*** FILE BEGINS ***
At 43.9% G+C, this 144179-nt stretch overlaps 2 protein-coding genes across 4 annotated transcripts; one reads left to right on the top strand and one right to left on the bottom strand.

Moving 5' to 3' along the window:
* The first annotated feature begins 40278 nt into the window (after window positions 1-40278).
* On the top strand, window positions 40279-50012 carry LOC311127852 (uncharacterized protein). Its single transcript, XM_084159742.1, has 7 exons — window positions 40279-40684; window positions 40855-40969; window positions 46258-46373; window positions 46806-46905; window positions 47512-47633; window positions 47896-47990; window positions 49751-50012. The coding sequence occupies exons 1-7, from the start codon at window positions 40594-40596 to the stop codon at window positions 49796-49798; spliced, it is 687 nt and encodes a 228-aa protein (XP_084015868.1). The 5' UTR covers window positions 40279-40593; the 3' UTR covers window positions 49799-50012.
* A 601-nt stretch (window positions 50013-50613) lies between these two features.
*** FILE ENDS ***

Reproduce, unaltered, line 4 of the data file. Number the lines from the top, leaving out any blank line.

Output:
* On the top strand, window positions 40279-50012 carry LOC311127852 (uncharacterized protein). Its single transcript, XM_084159742.1, has 7 exons — window positions 40279-40684; window positions 40855-40969; window positions 46258-46373; window positions 46806-46905; window positions 47512-47633; window positions 47896-47990; window positions 49751-50012. The coding sequence occupies exons 1-7, from the start codon at window positions 40594-40596 to the stop codon at window positions 49796-49798; spliced, it is 687 nt and encodes a 228-aa protein (XP_084015868.1). The 5' UTR covers window positions 40279-40593; the 3' UTR covers window positions 49799-50012.